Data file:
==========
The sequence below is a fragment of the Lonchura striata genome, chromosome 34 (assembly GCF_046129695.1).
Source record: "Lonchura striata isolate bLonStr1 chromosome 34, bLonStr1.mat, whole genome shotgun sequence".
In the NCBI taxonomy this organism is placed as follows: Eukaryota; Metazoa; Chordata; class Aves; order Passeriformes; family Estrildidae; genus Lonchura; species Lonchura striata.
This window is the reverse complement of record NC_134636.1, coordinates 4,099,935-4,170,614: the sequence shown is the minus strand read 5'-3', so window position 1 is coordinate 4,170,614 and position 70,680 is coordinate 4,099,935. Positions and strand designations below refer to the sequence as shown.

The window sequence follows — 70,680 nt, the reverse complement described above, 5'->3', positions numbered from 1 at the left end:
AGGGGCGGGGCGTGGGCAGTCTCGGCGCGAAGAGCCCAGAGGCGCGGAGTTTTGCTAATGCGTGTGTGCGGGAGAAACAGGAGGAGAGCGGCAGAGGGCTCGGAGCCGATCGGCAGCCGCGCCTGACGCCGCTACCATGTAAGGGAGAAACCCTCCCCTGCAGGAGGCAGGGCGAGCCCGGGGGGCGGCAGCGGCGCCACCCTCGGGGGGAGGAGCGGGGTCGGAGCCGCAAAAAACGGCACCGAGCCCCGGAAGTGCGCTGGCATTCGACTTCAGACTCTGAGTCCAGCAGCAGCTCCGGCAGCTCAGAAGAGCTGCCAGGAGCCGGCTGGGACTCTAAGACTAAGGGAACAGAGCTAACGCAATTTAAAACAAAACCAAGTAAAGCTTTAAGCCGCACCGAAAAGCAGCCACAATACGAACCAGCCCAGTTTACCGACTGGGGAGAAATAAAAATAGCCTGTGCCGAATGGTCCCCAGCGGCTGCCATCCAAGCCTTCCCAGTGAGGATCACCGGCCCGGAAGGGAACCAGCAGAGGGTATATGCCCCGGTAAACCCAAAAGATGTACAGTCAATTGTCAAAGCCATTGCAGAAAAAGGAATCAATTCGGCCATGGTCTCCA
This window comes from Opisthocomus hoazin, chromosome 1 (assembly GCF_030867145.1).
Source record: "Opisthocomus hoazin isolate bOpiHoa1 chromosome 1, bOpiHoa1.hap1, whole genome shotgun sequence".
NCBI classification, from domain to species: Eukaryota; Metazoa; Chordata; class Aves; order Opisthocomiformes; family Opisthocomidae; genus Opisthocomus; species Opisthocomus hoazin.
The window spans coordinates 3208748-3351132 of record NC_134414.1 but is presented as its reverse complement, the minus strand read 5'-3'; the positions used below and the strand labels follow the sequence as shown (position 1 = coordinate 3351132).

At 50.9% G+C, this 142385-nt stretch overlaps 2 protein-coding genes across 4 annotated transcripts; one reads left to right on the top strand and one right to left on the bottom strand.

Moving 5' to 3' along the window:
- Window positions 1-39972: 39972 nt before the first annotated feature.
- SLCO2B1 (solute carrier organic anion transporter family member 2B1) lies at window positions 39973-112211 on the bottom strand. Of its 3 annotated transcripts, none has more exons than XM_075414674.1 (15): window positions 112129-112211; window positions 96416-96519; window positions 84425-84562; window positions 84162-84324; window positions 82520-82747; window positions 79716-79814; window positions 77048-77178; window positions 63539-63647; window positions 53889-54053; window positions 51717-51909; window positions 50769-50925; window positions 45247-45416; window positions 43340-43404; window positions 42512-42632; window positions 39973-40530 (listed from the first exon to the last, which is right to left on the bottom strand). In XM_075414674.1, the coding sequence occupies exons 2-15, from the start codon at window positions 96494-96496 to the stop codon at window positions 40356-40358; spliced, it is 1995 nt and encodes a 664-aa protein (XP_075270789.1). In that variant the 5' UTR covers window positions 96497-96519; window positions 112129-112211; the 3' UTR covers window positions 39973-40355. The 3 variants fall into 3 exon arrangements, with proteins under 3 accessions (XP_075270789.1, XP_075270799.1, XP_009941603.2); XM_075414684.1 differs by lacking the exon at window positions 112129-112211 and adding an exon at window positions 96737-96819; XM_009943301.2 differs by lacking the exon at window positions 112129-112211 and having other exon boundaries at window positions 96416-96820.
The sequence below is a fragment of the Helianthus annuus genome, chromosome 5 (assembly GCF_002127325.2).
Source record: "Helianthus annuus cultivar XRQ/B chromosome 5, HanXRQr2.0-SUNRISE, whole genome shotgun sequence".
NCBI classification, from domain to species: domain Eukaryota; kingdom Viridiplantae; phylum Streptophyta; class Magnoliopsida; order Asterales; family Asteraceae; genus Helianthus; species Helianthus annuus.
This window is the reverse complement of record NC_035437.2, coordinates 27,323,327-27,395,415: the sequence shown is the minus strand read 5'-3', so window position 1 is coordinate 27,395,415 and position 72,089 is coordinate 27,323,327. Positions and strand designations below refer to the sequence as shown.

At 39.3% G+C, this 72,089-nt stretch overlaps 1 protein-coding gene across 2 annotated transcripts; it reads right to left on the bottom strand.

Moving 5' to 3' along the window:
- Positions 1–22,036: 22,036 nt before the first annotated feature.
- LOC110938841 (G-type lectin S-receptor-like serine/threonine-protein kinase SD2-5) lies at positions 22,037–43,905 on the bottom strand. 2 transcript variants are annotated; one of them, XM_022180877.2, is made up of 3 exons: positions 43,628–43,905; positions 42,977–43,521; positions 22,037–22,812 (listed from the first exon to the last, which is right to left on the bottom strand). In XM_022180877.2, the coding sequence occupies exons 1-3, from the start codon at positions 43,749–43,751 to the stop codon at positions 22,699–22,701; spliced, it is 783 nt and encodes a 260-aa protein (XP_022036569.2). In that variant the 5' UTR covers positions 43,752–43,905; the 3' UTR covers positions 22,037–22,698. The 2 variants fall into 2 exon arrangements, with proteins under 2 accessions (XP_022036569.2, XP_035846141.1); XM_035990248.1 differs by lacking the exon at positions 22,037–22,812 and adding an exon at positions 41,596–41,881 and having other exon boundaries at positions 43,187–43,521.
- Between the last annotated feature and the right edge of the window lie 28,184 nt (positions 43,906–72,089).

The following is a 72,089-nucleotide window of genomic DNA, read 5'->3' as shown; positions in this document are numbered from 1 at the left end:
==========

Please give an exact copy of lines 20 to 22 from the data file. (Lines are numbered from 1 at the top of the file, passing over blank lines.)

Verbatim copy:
Moving 5' to 3' along the window:
- Positions 1–22,036: 22,036 nt before the first annotated feature.
- LOC110938841 (G-type lectin S-receptor-like serine/threonine-protein kinase SD2-5) lies at positions 22,037–43,905 on the bottom strand. 2 transcript variants are annotated; one of them, XM_022180877.2, is made up of 3 exons: positions 43,628–43,905; positions 42,977–43,521; positions 22,037–22,812 (listed from the first exon to the last, which is right to left on the bottom strand). In XM_022180877.2, the coding sequence occupies exons 1-3, from the start codon at positions 43,749–43,751 to the stop codon at positions 22,699–22,701; spliced, it is 783 nt and encodes a 260-aa protein (XP_022036569.2). In that variant the 5' UTR covers positions 43,752–43,905; the 3' UTR covers positions 22,037–22,698. The 2 variants fall into 2 exon arrangements, with proteins under 2 accessions (XP_022036569.2, XP_035846141.1); XM_035990248.1 differs by lacking the exon at positions 22,037–22,812 and adding an exon at positions 41,596–41,881 and having other exon boundaries at positions 43,187–43,521.